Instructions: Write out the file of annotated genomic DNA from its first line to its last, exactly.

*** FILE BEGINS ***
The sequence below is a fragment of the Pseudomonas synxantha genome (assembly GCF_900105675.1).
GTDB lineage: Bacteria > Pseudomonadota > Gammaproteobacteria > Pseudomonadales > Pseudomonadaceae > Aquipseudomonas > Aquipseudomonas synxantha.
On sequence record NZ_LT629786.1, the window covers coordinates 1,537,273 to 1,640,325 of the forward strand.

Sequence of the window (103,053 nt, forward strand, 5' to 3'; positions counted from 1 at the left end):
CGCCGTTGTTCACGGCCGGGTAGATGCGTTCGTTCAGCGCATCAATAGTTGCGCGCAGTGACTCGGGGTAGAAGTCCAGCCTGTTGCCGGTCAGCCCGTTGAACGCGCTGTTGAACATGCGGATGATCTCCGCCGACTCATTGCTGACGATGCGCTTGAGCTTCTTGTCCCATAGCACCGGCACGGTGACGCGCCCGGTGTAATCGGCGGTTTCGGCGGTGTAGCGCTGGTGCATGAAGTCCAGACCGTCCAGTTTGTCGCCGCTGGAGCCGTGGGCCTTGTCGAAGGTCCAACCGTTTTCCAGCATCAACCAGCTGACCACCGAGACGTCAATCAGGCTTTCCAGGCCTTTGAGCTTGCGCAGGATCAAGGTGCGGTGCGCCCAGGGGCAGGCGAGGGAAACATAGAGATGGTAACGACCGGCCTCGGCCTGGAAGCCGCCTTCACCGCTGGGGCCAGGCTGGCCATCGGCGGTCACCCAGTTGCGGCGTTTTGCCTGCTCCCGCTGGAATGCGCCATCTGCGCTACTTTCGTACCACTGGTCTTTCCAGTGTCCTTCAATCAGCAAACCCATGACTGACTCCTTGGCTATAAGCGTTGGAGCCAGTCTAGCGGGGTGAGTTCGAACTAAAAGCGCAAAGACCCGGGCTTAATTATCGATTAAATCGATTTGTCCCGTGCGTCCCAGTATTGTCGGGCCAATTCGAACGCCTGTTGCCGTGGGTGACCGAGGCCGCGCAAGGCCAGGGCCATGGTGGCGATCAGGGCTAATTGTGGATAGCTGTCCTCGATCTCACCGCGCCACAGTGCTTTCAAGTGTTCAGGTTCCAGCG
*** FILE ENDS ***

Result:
The sequence below is a fragment of the Pseudomonas synxantha genome (assembly GCF_900105675.1).
GTDB lineage: Bacteria > Pseudomonadota > Gammaproteobacteria > Pseudomonadales > Pseudomonadaceae > Aquipseudomonas > Aquipseudomonas synxantha.
On sequence record NZ_LT629786.1, the window covers coordinates 1,537,273 to 1,640,325 of the forward strand.

Sequence of the window (103,053 nt, forward strand, 5' to 3'; positions counted from 1 at the left end):
CGCCGTTGTTCACGGCCGGGTAGATGCGTTCGTTCAGCGCATCAATAGTTGCGCGCAGTGACTCGGGGTAGAAGTCCAGCCTGTTGCCGGTCAGCCCGTTGAACGCGCTGTTGAACATGCGGATGATCTCCGCCGACTCATTGCTGACGATGCGCTTGAGCTTCTTGTCCCATAGCACCGGCACGGTGACGCGCCCGGTGTAATCGGCGGTTTCGGCGGTGTAGCGCTGGTGCATGAAGTCCAGACCGTCCAGTTTGTCGCCGCTGGAGCCGTGGGCCTTGTCGAAGGTCCAACCGTTTTCCAGCATCAACCAGCTGACCACCGAGACGTCAATCAGGCTTTCCAGGCCTTTGAGCTTGCGCAGGATCAAGGTGCGGTGCGCCCAGGGGCAGGCGAGGGAAACATAGAGATGGTAACGACCGGCCTCGGCCTGGAAGCCGCCTTCACCGCTGGGGCCAGGCTGGCCATCGGCGGTCACCCAGTTGCGGCGTTTTGCCTGCTCCCGCTGGAATGCGCCATCTGCGCTACTTTCGTACCACTGGTCTTTCCAGTGTCCTTCAATCAGCAAACCCATGACTGACTCCTTGGCTATAAGCGTTGGAGCCAGTCTAGCGGGGTGAGTTCGAACTAAAAGCGCAAAGACCCGGGCTTAATTATCGATTAAATCGATTTGTCCCGTGCGTCCCAGTATTGTCGGGCCAATTCGAACGCCTGTTGCCGTGGGTGACCGAGGCCGCGCAAGGCCAGGGCCATGGTGGCGATCAGGGCTAATTGTGGATAGCTGTCCTCGATCTCACCGCGCCACAGTGCTTTCAAGTGTTCAGGTTCCAGCG